do no good."

Her cousin looked her in the face. No doubt Thomasin was
ignorant that her husband had any share in the events of
that tragic afternoon; but her countenance seemed to signify
that she concealed some suspicion or thought of the reputed
tender relations between Wildeve and Eustacia in days gone by.

Clym, however, could make nothing of it, and he rose
to depart, more in doubt than when he came.

"You will write to her in a day or two?" said the young
woman earnestly. "I do so hope the wretched separation
may come to an end."

"I will," said Clym; "I don't rejoice in my present state
at all."

And he left her and climbed over the hill to Blooms-End.
Before going to bed he sat down and wrote the following

MY DEAR EUSTACIA,--I must obey my heart without consulting
my reason too closely. Will you come back to me? Do so,
and the past shall never be mentioned. I was too severe;
but O, Eustacia, the provocation! You don't know,
you never will know, what those words of anger cost me
which you drew down upon yourself. All that an honest
man can promise you I promise now, which is that from me
you shall never suffer anything on this score again.
After all the vows we have made, Eustacia, I think we
had better pass the remainder of our lives in trying
to keep them. Come to me, then, even if you reproach me.
I have thought of your sufferings that morning on which I
parted from you; I know they were genuine, and they are as
much as you ought to bear. Our love must still continue.
Such hearts as ours would never have been given us but
to be concerned with each other. I could not ask you
back at first, Eustacia, for I was unable to persuade
myself that he who was with you was not there as a lover.
But if you will come and explain distracting appearances
I do not question that you can show your honesty to me.
Why have you not come before? Do you think I will
not listen to you? Surely not, when you remember the
kisses and vows we exchanged under the summer moon.
Return then, and you shall be warmly welcomed.
I can no longer think of you to your prejudice--I am
but too much absorbed in justifying you.--Your husband
as ever,


"There," he said, as he laid it in his desk, "that's a
good thing done. If she does not come before tomorrow
night I will send it to her."

Meanwhile, at the house he had just left Thomasin sat
sighing uneasily. Fidelity to her husband had that evening
induced her to conceal all suspicion that Wildeve's
interest in Eustacia had not ended with his marriage.
But she knew nothing positive; and though Clym was her
well-beloved cousin there was one nearer to her still.

When, a little later, Wildeve returned from his walk
to Mistover, Thomasin said, "Damon, where have you been? I
was getting quite frightened, and thought you had fallen
into the river. I dislike being in the house by myself."

"Frightened?" he said, touching her cheek as if she were
some domestic animal. "Why, I thought nothing could
frighten you. It is that you are getting proud, I am sure,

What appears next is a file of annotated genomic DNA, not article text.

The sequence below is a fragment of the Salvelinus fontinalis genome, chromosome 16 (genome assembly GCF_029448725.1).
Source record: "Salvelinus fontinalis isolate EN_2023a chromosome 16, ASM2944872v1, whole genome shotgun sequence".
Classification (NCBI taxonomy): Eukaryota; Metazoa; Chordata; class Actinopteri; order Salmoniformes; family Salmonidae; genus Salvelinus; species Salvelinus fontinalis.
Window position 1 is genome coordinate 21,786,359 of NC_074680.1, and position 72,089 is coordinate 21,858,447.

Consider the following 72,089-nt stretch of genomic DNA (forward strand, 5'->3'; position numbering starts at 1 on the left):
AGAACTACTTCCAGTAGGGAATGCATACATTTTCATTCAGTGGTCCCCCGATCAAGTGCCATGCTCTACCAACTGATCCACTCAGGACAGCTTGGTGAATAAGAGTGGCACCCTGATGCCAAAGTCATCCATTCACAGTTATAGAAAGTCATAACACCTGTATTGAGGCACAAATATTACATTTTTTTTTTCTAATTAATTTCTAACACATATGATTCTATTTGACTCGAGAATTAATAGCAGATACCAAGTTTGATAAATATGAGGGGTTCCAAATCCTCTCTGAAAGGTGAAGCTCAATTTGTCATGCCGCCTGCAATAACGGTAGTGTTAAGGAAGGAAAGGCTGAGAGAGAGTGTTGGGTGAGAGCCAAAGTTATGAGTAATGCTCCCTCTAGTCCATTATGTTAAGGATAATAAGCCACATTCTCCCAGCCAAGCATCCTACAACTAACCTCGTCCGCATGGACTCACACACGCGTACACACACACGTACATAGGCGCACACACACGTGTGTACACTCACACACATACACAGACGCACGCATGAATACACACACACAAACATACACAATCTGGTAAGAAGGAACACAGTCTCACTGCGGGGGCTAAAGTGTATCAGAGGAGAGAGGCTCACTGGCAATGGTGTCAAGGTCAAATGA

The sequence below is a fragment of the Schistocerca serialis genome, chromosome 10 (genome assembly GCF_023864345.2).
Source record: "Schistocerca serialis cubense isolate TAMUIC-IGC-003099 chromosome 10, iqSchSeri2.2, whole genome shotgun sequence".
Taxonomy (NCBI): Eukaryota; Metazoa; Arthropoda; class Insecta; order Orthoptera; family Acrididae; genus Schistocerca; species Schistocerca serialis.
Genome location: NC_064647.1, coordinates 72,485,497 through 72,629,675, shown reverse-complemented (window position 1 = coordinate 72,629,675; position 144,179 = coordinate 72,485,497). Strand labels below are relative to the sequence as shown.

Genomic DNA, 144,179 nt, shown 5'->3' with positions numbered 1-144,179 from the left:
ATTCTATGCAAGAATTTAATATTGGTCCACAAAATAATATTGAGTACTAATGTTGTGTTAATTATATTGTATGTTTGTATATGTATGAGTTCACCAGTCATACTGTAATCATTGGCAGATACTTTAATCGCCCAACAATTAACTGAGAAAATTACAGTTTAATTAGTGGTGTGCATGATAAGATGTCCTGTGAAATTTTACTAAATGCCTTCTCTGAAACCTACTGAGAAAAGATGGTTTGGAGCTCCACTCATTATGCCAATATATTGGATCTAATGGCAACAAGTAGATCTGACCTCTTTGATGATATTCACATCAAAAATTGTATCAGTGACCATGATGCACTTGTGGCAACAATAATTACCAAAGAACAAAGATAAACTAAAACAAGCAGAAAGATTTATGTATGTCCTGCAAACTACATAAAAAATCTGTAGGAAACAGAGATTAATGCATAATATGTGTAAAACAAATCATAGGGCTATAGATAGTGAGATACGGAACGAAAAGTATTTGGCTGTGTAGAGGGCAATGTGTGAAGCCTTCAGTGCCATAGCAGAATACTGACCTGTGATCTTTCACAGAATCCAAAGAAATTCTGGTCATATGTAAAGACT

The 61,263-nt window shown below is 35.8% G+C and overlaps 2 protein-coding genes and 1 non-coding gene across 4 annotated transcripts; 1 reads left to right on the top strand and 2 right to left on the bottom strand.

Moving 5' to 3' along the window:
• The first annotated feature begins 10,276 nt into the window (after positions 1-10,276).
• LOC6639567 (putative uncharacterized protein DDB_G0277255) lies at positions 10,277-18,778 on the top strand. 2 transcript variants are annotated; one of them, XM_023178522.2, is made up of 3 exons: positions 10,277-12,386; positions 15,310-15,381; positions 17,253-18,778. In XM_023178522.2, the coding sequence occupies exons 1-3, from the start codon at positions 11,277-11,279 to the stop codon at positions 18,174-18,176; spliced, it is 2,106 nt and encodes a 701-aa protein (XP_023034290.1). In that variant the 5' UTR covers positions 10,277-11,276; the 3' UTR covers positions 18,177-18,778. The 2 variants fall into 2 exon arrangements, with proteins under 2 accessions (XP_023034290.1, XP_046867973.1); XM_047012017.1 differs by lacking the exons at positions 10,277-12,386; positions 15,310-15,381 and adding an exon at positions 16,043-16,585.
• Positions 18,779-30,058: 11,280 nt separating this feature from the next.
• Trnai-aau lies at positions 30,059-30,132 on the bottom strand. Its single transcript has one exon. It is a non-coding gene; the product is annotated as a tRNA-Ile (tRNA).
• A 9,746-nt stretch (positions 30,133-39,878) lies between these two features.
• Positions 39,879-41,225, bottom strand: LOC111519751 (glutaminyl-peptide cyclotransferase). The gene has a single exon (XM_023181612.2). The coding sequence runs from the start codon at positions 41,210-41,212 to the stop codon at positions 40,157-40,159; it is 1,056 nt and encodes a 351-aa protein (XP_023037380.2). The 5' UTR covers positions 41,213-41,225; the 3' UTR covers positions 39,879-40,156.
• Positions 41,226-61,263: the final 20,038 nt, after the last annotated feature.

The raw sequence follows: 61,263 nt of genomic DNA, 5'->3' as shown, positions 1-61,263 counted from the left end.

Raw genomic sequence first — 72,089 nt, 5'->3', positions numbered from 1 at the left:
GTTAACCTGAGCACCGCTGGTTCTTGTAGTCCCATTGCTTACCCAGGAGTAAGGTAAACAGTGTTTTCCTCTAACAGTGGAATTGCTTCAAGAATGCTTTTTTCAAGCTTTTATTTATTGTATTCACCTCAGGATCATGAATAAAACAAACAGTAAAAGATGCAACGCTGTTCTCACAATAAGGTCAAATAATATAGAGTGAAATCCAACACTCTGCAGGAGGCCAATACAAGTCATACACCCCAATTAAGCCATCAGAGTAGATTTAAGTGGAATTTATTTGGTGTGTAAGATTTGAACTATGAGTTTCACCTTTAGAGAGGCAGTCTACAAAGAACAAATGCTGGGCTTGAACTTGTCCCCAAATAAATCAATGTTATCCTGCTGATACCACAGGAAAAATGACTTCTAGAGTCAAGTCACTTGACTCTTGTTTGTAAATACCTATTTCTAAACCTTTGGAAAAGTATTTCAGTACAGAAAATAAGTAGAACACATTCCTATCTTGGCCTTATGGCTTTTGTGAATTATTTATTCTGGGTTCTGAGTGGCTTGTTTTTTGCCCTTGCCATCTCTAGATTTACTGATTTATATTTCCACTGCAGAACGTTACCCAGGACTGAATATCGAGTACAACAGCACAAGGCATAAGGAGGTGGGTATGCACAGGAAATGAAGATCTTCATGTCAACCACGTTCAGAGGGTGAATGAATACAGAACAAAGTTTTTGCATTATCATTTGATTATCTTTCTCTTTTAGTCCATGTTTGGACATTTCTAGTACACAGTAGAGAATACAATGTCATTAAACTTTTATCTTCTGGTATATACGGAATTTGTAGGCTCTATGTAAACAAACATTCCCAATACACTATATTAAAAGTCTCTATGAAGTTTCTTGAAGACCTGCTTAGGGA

and don't like living here since we have risen above
our business. Well, it is a tedious matter, this getting
a new house; but I couldn't have set about it sooner,
unless our ten thousand pounds had been a hundred thousand,
when we could have afforded to despise caution."

"No--I don't mind waiting--I would rather stay here
twelve months longer than run any risk with baby.
But I don't like your vanishing so in the evenings.
There's something on your mind--I know there is, Damon.
You go about so gloomily, and look at the heath as if it
were somebody's gaol instead of a nice wild place to
walk in."

He looked towards her with pitying surprise. "What, do
you like Egdon Heath?" he said.

"I like what I was born near to; I admire its grim old face."

"Pooh, my dear. You don't know what you like."

"I am sure I do. There's only one thing unpleasant
about Egdon."

"What's that?"

"You never take me with you when you walk there. Why do
you wander so much in it yourself if you so dislike it?"

The inquiry, though a simple one, was plainly disconcerting,
and he sat down before replying. "I don't think you
often see me there. Give an instance."

"I will," she answered triumphantly. "When you went
out this evening I thought that as baby was asleep I
would see where you were going to so mysteriously without
telling me. So I ran out and followed behind you.
You stopped at the place where the road forks,
looked round at the bonfires, and then said, 'Damn it,
I'll go!' And you went quickly up the left-hand road.
Then I stood and watched you."

Wildeve frowned, afterwards saying, with a forced smile,
"Well, what wonderful discovery did you make?"

"There--now you are angry, and we won't talk of this
any more." She went across to him, sat on a footstool,
and looked up in his face.

"Nonsense!" he said, "that's how you always back out.
We will go on with it now we have begun. What did you
next see? I particularly want to know."

"Don't be like that, Damon!" she murmured. "I didn't
see anything. You vanished out of sight, and then I
looked round at the bonfires and came in."

"Perhaps this is not the only time you have dogged my steps.
Are you trying to find out something bad about me?"

"Not at all! I have never done such a thing before,
and I shouldn't have done it now if words had not sometimes
been dropped about you."

"What DO you mean?" he impatiently asked.

"They say--they say you used to go to Alderworth in
the evenings, and it puts into my mind what I have heard about--"

Wildeve turned angrily and stood up in front of her.
"Now," he said, flourishing his hand in the air,
"just out with it, madam! I demand to know what remarks
you have heard."

"Well, I heard that you used to be very fond of
Eustacia--nothing more than that, though dropped
in a bit-by-bit way. You ought not to be angry!"

He observed that her eyes were brimming with tears.
"Well," he said, "there is nothing new in that, and of
course I don't mean to be rough towards you, so you need
not cry. Now, don't let us speak of the subject any more."

And no more was said, Thomasin being glad enough of a reason
for not mentioning Clym's visit to her that evening,
and his story.

The Return of the Native by Thomas Hardy
General Fiction